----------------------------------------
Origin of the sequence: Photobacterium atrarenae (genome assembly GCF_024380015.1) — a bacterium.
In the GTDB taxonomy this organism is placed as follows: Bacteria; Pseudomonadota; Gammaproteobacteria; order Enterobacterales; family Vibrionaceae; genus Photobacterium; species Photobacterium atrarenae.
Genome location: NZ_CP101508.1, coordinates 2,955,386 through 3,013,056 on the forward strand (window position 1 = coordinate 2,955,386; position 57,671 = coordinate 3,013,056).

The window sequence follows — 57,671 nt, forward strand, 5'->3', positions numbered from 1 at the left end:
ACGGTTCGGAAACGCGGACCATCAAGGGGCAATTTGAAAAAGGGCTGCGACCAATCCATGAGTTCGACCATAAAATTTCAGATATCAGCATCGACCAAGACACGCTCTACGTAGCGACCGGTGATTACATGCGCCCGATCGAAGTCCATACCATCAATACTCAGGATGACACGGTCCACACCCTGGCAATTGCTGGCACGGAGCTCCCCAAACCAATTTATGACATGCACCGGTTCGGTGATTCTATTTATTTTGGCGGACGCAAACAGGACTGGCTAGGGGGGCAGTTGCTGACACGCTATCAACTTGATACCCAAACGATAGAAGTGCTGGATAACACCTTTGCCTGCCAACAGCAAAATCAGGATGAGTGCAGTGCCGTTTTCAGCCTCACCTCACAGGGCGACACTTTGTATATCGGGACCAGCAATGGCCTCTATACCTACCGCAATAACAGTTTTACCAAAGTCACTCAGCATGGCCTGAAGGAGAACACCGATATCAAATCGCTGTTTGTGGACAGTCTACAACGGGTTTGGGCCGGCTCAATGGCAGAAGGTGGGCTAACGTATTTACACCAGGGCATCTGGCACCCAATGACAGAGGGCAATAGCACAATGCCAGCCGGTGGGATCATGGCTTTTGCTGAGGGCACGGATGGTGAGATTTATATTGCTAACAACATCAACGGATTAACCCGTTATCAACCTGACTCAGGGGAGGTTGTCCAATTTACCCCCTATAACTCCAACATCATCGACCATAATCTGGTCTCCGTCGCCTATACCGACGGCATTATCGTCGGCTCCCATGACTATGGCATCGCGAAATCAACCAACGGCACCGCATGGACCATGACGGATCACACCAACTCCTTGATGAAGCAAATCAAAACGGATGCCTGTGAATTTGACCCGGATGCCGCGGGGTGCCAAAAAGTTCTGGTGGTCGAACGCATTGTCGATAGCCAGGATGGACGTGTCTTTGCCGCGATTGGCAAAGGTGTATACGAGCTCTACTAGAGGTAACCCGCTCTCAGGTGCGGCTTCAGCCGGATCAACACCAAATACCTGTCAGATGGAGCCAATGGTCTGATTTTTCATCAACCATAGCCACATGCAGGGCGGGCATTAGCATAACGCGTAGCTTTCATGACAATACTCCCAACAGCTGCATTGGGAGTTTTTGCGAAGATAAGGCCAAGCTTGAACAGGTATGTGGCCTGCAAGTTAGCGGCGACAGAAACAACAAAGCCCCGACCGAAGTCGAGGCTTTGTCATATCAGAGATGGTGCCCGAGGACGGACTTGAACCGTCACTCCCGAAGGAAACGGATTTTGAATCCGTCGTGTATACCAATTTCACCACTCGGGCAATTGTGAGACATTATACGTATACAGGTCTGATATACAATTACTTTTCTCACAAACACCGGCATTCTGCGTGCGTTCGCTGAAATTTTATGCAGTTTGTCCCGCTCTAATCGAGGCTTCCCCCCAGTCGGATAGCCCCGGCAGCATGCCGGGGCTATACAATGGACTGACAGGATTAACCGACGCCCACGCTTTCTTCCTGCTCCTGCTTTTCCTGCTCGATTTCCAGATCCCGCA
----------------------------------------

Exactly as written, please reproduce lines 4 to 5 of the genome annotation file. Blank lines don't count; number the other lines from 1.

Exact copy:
The window sequence follows — 57,671 nt, forward strand, 5'->3', positions numbered from 1 at the left end:
ACGGTTCGGAAACGCGGACCATCAAGGGGCAATTTGAAAAAGGGCTGCGACCAATCCATGAGTTCGACCATAAAATTTCAGATATCAGCATCGACCAAGACACGCTCTACGTAGCGACCGGTGATTACATGCGCCCGATCGAAGTCCATACCATCAATACTCAGGATGACACGGTCCACACCCTGGCAATTGCTGGCACGGAGCTCCCCAAACCAATTTATGACATGCACCGGTTCGGTGATTCTATTTATTTTGGCGGACGCAAACAGGACTGGCTAGGGGGGCAGTTGCTGACACGCTATCAACTTGATACCCAAACGATAGAAGTGCTGGATAACACCTTTGCCTGCCAACAGCAAAATCAGGATGAGTGCAGTGCCGTTTTCAGCCTCACCTCACAGGGCGACACTTTGTATATCGGGACCAGCAATGGCCTCTATACCTACCGCAATAACAGTTTTACCAAAGTCACTCAGCATGGCCTGAAGGAGAACACCGATATCAAATCGCTGTTTGTGGACAGTCTACAACGGGTTTGGGCCGGCTCAATGGCAGAAGGTGGGCTAACGTATTTACACCAGGGCATCTGGCACCCAATGACAGAGGGCAATAGCACAATGCCAGCCGGTGGGATCATGGCTTTTGCTGAGGGCACGGATGGTGAGATTTATATTGCTAACAACATCAACGGATTAACCCGTTATCAACCTGACTCAGGGGAGGTTGTCCAATTTACCCCCTATAACTCCAACATCATCGACCATAATCTGGTCTCCGTCGCCTATACCGACGGCATTATCGTCGGCTCCCATGACTATGGCATCGCGAAATCAACCAACGGCACCGCATGGACCATGACGGATCACACCAACTCCTTGATGAAGCAAATCAAAACGGATGCCTGTGAATTTGACCCGGATGCCGCGGGGTGCCAAAAAGTTCTGGTGGTCGAACGCATTGTCGATAGCCAGGATGGACGTGTCTTTGCCGCGATTGGCAAAGGTGTATACGAGCTCTACTAGAGGTAACCCGCTCTCAGGTGCGGCTTCAGCCGGATCAACACCAAATACCTGTCAGATGGAGCCAATGGTCTGATTTTTCATCAACCATAGCCACATGCAGGGCGGGCATTAGCATAACGCGTAGCTTTCATGACAATACTCCCAACAGCTGCATTGGGAGTTTTTGCGAAGATAAGGCCAAGCTTGAACAGGTATGTGGCCTGCAAGTTAGCGGCGACAGAAACAACAAAGCCCCGACCGAAGTCGAGGCTTTGTCATATCAGAGATGGTGCCCGAGGACGGACTTGAACCGTCACTCCCGAAGGAAACGGATTTTGAATCCGTCGTGTATACCAATTTCACCACTCGGGCAATTGTGAGACATTATACGTATACAGGTCTGATATACAATTACTTTTCTCACAAACACCGGCATTCTGCGTGCGTTCGCTGAAATTTTATGCAGTTTGTCCCGCTCTAATCGAGGCTTCCCCCCAGTCGGATAGCCCCGGCAGCATGCCGGGGCTATACAATGGACTGACAGGATTAACCGACGCCCACGCTTTCTTCCTGCTCCTGCTTTTCCTGCTCGATTTCCAGATCCCGCA